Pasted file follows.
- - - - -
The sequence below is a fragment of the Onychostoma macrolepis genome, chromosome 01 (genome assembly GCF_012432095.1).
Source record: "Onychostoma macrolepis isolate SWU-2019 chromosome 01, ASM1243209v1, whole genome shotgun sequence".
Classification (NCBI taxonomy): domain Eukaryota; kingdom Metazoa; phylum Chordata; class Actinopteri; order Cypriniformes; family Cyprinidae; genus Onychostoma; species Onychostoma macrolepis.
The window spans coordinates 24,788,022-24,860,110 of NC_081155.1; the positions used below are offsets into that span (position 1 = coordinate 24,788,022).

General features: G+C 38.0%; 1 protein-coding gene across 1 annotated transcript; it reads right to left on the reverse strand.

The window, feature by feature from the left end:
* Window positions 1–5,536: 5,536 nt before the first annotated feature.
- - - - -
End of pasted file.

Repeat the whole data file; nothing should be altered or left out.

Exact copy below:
The sequence below is a fragment of the Onychostoma macrolepis genome, chromosome 01 (genome assembly GCF_012432095.1).
Source record: "Onychostoma macrolepis isolate SWU-2019 chromosome 01, ASM1243209v1, whole genome shotgun sequence".
Classification (NCBI taxonomy): domain Eukaryota; kingdom Metazoa; phylum Chordata; class Actinopteri; order Cypriniformes; family Cyprinidae; genus Onychostoma; species Onychostoma macrolepis.
The window spans coordinates 24,788,022-24,860,110 of NC_081155.1; the positions used below are offsets into that span (position 1 = coordinate 24,788,022).

General features: G+C 38.0%; 1 protein-coding gene across 1 annotated transcript; it reads right to left on the reverse strand.

The window, feature by feature from the left end:
* Window positions 1–5,536: 5,536 nt before the first annotated feature.